In Loving Memory of... 
Artist: Big Wreck 
Label: Atlantic Records 

Playing the role of the prophet, let me forecast the future...I hereby predict that Big Wreck, the newest band from Boston, will be the Next Big Thing. Before you take me out back and stone me for suspected false prophecy, let me build my claim.  You see, sometimes MTV gets it right. Their VJs have been spinning the video for Big Wreck's first single, "The Oaf," like they've found the next Nirvana.  This song is all over the radio, climbing up Billboard's mainstream rock chart, and winning leagues of new fans.  And "The Oaf" isn't even the best song from this debut album; the best is yet to come.  Big Wreck have the meaty chops for mass appeal as well as a made-for-video image--they're a hit waiting to happen. 

Ian Thornley (vocals/guitar), Brian Doherty (guitar), Dave Henning (bass), and Forrest Williams (drums) met in 1992 at Boston's reputable Berklee College of Music.  Supposedly they spent more time jamming together than taking classes. Some of those theory lectures had to rub off on them a bit, though; they know how to make great, memorable music. Playing gigs in bars around Cambridge and Boston garnered them a strong  local following and the attention of Atlantic Records.  After signing on and releasing their first album, they embarked on a national tour last fall with Dream Theater.  1998 finds them sweeping the states with co-headliner, Creed. The rest as they say (whoever "they" are) is history being made today in a town near you.  I've seen them live.  Go! 

In Loving Memory of... unveils a variety of vigorous vibes ranging from full-on rockers to tender heart-felt ballads.  Doubtless, they have a league of influences that read like a who's who of some of the great bands of rock and roll history.  The Soundgarden influence is most notable, but listen closely and you'll hear hints of Led Zeppelin, Nirvana, Queen, Queensryche, Rush, Ry Cooder, Son House, The Who, and just about every great blues band you've ever heard plus a few Southern Fried Rock bands to boot.  The result here is visceral and dramatic without being overly showy.  Big Wreck aren't posers with a penchant for showboating their considerable instrumental skills. Rather, they take those skills and apply them toward crafty song work.  The song is central to what they do.  The result is a batch of sweaty hard rock tunes with heart.  As well as some great chunky guitar licks and riff-driven solos, time-changing drumming all over the map, and powerful bellowing that rises from a whisper to a shout.  You'll not only sing along, you'll get your own air-band (fingers, head, toes) going, too.  Most admirably, the lyrics here show a surprising sensitivity to the folly and foibles of failed relationships.  I'm guessing here that the album title laments a doomed relationship.  Most of the songs continue that theme.  For example, in  "That Song" (the single that is sure to make them a household name) the central figure reminisces about his lost love whenever he hears a particular song on the radio:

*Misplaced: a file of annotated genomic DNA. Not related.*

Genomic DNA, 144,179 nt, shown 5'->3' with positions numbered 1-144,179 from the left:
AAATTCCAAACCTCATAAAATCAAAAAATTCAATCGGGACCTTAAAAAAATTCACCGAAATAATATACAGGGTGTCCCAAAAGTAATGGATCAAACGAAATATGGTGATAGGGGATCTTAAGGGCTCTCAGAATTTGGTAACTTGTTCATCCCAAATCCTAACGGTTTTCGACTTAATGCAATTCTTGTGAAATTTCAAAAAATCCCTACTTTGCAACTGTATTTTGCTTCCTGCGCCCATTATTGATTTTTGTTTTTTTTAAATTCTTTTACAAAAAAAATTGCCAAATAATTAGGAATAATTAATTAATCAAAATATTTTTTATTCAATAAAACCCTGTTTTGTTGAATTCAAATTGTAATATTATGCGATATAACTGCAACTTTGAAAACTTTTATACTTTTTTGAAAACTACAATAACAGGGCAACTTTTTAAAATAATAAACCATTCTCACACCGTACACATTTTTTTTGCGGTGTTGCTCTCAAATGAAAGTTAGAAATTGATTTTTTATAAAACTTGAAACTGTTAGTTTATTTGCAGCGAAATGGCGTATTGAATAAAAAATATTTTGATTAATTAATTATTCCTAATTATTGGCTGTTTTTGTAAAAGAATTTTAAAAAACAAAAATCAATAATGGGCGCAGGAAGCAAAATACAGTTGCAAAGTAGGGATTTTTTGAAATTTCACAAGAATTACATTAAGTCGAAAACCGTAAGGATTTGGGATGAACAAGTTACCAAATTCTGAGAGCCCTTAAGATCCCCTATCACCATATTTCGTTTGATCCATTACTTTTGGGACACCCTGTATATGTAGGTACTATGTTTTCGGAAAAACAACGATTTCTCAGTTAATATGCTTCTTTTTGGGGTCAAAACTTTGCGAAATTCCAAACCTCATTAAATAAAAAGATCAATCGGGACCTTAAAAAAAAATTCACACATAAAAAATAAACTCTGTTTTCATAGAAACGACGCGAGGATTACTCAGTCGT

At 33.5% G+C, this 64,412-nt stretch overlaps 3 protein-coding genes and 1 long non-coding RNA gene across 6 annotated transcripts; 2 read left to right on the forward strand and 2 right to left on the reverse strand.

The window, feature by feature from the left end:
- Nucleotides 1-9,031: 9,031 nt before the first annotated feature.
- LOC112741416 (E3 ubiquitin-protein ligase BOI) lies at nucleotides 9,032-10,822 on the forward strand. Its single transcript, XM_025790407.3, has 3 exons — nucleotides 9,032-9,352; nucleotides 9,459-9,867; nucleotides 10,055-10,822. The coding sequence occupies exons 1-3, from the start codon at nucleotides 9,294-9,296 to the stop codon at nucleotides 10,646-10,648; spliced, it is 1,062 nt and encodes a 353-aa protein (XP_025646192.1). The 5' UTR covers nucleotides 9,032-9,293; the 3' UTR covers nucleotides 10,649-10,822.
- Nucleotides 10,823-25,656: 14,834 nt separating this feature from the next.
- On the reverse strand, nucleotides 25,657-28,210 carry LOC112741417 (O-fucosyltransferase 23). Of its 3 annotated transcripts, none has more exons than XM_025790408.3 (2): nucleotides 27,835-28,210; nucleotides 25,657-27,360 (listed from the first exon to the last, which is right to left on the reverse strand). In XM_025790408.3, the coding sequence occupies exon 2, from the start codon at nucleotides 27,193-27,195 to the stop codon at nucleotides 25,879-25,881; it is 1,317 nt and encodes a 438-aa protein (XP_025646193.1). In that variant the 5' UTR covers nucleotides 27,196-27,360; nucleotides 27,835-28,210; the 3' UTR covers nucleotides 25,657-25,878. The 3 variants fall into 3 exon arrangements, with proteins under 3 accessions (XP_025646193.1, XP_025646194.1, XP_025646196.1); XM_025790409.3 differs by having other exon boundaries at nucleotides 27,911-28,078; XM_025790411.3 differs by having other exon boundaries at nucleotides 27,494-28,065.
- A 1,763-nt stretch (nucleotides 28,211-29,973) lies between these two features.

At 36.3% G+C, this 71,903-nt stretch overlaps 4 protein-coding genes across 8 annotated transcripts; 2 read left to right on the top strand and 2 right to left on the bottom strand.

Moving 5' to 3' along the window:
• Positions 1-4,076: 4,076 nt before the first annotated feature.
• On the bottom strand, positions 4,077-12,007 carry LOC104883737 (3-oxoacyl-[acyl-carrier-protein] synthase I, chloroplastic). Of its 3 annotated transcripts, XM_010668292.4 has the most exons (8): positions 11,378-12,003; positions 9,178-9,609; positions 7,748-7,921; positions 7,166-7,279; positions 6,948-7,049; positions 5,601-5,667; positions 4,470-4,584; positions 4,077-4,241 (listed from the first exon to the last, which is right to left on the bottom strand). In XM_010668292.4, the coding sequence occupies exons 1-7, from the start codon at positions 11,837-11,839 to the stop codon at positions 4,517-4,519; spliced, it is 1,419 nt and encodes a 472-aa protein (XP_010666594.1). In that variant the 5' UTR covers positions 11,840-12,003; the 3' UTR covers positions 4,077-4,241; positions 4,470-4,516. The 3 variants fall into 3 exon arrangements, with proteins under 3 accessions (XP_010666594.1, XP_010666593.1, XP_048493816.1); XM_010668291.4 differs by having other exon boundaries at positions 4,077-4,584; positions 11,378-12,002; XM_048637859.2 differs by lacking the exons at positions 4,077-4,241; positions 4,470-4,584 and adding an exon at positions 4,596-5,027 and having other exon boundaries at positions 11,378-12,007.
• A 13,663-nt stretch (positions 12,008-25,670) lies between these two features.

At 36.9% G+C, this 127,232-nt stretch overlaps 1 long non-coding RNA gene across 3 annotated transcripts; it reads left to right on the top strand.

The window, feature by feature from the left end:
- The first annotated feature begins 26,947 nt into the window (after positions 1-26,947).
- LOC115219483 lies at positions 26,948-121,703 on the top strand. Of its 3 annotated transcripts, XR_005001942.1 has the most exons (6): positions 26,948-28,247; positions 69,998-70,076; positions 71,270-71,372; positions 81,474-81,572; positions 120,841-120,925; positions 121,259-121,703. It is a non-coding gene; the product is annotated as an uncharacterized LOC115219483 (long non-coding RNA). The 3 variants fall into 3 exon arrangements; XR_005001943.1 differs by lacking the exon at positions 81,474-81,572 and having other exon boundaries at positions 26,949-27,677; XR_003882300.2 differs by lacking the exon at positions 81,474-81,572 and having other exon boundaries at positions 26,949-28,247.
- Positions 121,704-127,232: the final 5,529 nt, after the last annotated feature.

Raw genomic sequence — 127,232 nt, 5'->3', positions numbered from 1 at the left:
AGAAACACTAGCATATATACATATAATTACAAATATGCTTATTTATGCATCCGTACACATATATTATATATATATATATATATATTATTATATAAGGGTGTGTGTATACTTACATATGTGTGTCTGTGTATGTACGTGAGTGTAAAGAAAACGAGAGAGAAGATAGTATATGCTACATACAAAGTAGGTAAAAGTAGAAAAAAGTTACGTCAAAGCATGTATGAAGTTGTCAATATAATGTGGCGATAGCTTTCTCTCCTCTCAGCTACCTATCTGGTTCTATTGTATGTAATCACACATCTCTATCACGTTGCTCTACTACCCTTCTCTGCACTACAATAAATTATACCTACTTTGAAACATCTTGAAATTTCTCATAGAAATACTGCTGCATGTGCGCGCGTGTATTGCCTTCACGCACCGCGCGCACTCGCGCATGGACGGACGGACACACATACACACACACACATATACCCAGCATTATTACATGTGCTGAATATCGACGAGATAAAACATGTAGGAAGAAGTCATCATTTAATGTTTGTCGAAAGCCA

So I always get nostalgic with that song, but in my room it's forced. 
    It has to be in some car across the street. 
    And I always catch the back of your head in a crowd. 
    Don't turn around; it's never you; it ruins those memories. 
    And those photos are great if I catch them with the side of my eye 
    but if I stare it just turns into you and me.  
    We're just standing there. 
    And now it's over, when you hear me scream at the top of my lungs. 
    And when you hold him, would you hear me scream at the top of my lungs?. 
    And then I whisper, but did you hear me scream at the top of my lungs. 
    And so you crank that song... 
    I really love that tune 
    Man, I love that song 
    I really love that song. 
    (Insert guitar onslaught here...)
Moreover, principal wordsmith Ian Thornley turns many memorable phrases here and there as well.  Here are a few noteworthy examples:  

I'll scale the wall, only if you feed the rope. 
My opinions.  They don't mean that much to me. 
And if I'm a slob, I never looked at it that way. 
I still recall the effort to forget. 
Keep my name under the white out. 

And perhaps the best of all: 
 I'd rather see you hit me. 

You get the picture.  These are love-gone-wrong songs with hope for the future.  Honest, heartfelt, and catchy as in "Prayer," when the singer turns to prayer after bemoaning the pain that results from telling lies. This stuff isn't Bob Dylan, but Ian Thornley writes candidly and honestly about the reality of relationships without sounding as morose as Robert Smith of The Cure, as vengeful as Alanis Morisette, or as blase as Van Halen.  Love ''em and leave ‘em isn't their banner, either.  In fact, the only song that approaches sex-obsession is "Falling Through the Cracks," and it's delivered with tongue firmly in cheek.  

Whether it's in the uniqueness of their first single, "The Oaf," the pop perfection of "That Song," the tenderness of "By the Way," or the anthem quality of "Overemphasizing," Big Wreck impresses and captures your attention. They are applaudable for their ability to infuse their work with a freshness not found in all those angry bands out there, as well as a wholesome candor and wit.  Plus, they've built their own sound on some of the greatest rock and roll that was ever forged before them.   

While the language may offend some, their many positive sentiments ring true. File this under air-band action.  If time and exposure proves me right, remember you heard it hear first at The Phantom Tollbooth -- the prodigious predictor for our times.   You can safely put your stones down now.  I rest my case.

By Steven Stuart Baldwin